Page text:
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Published: Fri, 02 Feb 2018

Did company law benefit from the decision of the House of Lords


It is hard to exaggerate the significance of the case Salomon v. Salomon & Co Ltd [1897] [1] in terms of its contribution to the conceptualisation and development of UK [2] company law. At law, a company is deemed to have a separate legal existence and persona from that of its members and directors. This legal fiction is fundamental to the operation of company law and its effects are both far reaching and profound.. Much of our understanding of the separate corporate personality flows from the jurisprudence set down in Salomon, indeed the notion of the distinct corporate persona is often referred to as the “Salomon principle” in modern literature [3] and the Salomon case is typically treated reverentially by academics, practitioners and the judiciary alike. [4] 

The facts of the Salomon case are as follows. Mr Salomon ran a successful shoe repair business in the capacity of a sole trader for some thirty years before forming a registered company for the purpose of incorporating his business in 1892. The shares in the company were divided between Salomon and members of his family but all the shares were held on trust for Salomon himself. Salomon transferred his business to the new company for £9000 in cash, £20,000 in £1 shares and a £10,000 debenture owed to Salomon. Within months of formation the new company ran into financial and trading difficulties and was wound up. At the point of liquidation the company had around £6000 worth of assets but owed £7000 to unsecured trade creditors. Given that the debenture issued to Salomon took precedence for repayment over the unsecured trade debt Salomon was permitted to recover the remaining assets himself and the unsecured creditors were left with nothing. The unsecured creditors were unhappy about this result and took the matter to court, arguing that the security given by the debenture was invalid given that the new company was, to all intents and purposes, merely “Mr Salomon in another form”. The primary issue in the ensuing case was whether the liability of the company should be regarded as Mr. Salomon’s or as solely belonging to the company.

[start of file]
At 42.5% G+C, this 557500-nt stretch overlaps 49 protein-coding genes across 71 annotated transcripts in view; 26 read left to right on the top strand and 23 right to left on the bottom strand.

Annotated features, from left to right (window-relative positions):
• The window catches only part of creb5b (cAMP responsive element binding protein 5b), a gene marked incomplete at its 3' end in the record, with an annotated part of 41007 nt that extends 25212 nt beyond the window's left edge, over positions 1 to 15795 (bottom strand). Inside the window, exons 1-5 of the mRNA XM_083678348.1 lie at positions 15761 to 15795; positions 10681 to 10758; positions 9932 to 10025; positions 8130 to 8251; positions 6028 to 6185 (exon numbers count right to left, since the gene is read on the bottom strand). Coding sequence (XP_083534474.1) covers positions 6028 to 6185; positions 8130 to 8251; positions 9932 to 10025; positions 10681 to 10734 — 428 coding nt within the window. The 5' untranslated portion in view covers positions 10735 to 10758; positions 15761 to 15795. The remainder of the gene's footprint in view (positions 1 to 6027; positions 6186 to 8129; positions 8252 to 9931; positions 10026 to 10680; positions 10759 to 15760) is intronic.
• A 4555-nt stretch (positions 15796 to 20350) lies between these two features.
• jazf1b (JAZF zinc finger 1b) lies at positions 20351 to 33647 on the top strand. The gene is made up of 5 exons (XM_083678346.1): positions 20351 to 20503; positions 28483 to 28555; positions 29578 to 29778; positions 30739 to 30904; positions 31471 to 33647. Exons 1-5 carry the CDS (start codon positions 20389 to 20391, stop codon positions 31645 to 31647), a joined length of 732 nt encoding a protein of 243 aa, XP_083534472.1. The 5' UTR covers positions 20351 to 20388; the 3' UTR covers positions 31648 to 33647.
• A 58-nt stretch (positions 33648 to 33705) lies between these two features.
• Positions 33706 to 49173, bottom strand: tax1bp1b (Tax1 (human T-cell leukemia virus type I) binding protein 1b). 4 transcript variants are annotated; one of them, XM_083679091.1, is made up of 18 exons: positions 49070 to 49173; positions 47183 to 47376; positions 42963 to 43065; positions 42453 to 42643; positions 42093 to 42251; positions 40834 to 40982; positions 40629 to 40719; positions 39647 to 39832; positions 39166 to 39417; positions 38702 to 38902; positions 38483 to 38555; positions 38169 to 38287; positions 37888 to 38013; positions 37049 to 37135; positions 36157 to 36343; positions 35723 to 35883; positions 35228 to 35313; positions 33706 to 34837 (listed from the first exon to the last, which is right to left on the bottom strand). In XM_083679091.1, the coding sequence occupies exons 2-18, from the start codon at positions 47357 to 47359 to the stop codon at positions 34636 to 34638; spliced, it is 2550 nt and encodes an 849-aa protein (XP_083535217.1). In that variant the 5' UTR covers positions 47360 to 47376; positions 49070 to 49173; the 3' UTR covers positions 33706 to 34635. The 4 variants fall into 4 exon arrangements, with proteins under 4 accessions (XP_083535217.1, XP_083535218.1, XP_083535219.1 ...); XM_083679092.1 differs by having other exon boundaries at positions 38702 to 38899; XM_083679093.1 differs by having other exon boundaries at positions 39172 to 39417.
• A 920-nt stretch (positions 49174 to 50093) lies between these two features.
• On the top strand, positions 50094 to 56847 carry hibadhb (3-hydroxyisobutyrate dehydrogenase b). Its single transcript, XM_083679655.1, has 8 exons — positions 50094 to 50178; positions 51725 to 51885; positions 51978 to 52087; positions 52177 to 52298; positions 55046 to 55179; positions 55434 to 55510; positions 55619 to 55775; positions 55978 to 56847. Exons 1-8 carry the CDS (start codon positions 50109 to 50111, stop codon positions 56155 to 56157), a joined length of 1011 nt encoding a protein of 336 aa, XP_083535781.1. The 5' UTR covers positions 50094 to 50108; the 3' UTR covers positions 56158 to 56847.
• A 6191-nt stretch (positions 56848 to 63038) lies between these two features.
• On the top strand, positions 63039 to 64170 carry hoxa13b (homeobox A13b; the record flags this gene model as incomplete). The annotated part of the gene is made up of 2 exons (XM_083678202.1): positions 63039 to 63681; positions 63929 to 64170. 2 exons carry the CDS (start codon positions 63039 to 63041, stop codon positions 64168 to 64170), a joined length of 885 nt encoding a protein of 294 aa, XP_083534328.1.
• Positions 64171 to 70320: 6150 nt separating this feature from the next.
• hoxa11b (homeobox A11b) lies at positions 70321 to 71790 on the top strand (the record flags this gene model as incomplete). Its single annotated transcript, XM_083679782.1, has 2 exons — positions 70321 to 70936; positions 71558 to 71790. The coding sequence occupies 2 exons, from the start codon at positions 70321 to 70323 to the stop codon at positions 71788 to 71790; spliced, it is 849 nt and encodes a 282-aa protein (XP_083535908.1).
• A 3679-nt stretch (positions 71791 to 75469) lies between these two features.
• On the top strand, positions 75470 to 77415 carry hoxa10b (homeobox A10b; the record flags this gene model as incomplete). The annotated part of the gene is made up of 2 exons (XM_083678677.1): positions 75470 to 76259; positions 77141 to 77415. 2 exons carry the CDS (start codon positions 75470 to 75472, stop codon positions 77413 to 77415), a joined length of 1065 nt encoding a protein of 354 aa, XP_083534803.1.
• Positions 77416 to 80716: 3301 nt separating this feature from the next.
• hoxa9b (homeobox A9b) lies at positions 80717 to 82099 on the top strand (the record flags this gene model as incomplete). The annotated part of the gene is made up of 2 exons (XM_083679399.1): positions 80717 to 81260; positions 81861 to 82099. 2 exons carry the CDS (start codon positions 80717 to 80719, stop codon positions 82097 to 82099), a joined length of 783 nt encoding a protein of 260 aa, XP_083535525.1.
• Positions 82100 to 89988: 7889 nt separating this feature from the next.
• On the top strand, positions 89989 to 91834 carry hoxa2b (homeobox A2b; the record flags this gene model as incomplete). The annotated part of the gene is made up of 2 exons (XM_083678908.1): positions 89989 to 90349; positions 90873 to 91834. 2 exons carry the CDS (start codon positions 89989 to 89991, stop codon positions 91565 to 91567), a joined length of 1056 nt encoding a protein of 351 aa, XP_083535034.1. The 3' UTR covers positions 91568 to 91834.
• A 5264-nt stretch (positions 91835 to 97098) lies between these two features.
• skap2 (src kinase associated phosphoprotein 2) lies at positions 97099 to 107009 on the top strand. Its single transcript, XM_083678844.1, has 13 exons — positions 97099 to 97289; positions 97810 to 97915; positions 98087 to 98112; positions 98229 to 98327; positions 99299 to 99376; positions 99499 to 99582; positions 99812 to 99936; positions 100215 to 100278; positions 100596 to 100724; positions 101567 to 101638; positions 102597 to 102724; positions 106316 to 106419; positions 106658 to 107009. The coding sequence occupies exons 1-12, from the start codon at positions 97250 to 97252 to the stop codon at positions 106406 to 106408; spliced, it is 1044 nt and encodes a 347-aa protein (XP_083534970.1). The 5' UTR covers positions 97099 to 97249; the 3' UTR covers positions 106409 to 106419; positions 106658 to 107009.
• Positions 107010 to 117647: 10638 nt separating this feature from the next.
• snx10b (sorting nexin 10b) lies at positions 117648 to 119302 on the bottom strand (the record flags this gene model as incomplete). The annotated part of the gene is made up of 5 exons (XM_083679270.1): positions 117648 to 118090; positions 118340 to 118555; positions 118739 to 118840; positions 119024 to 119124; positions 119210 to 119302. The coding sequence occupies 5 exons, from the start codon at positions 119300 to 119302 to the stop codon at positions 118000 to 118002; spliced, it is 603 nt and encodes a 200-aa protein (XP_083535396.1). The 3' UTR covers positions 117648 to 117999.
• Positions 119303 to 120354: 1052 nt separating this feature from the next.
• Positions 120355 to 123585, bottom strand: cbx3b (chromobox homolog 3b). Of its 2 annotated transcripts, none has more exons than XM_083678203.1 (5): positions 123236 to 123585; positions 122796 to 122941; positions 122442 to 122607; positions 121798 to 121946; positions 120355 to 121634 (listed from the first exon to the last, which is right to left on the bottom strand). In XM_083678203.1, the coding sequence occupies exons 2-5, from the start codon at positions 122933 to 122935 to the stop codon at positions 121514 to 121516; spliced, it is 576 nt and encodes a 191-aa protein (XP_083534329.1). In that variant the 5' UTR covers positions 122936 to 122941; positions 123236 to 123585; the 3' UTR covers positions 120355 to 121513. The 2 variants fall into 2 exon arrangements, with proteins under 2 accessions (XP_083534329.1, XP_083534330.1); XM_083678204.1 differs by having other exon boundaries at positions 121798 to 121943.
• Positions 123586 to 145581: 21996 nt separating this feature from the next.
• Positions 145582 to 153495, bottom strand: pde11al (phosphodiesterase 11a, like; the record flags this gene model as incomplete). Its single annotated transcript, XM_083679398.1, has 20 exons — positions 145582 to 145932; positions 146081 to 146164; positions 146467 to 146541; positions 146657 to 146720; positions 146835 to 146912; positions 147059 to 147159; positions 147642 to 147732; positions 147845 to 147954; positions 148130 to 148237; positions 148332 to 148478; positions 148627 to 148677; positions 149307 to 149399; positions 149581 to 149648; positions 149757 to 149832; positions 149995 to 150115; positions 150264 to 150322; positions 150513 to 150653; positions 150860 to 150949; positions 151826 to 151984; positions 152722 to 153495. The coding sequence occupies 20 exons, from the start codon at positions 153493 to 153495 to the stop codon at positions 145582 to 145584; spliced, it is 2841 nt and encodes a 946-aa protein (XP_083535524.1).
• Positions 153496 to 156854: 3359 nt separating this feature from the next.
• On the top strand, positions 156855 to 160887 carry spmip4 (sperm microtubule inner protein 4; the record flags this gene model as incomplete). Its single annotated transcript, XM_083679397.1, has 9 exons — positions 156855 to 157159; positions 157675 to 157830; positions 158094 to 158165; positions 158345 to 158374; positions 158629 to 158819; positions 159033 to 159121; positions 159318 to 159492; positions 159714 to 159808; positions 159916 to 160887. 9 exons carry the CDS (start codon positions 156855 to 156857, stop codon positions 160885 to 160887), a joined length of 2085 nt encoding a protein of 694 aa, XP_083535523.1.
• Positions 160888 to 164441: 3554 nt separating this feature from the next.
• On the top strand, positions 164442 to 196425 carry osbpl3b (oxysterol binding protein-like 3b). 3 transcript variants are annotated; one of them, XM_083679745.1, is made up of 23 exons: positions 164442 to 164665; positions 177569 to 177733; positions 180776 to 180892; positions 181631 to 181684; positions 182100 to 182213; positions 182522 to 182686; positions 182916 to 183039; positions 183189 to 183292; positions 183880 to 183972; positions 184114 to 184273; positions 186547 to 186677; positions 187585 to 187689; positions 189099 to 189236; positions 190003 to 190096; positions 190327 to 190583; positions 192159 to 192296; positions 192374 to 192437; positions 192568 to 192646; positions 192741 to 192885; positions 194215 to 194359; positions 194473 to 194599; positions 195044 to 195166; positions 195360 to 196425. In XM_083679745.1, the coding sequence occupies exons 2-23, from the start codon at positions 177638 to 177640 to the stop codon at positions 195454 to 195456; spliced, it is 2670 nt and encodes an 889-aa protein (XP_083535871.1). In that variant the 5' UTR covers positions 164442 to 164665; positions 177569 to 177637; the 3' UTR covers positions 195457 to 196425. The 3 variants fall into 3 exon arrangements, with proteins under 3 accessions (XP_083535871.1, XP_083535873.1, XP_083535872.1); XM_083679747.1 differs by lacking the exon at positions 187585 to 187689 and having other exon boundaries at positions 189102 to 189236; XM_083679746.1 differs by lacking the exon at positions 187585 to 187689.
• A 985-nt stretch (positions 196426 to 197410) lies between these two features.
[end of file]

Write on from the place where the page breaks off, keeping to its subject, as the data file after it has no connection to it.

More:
Reversing the decision of the Court of Appeal it was ultimately held by the House of Lords that the debts of the company were its own and that they could not be imputed to its members or officers. Lord Halsbury remarked:

‘Once the company is legally incorporated it must be treated like any other independent person with rights and liabilities appropriate to itself, and… the motives of those who took part in the promotion of the company are absolutely irrelevant in discussing what those rights and liabilities are.’

Lord Macnaughten added as follows:

‘The company is at law a different person altogether from the subscribers to the memorandum; and though it may be that after incorporation the business is precisely the same as it was before, and the same persons are managers, and the same hands receive the profits, the company is not in law the agent of the subscribers or trustee for them. Nor are the subscribers as members liable, in any shape or form, except to the extent and in the manner provided by the Act.’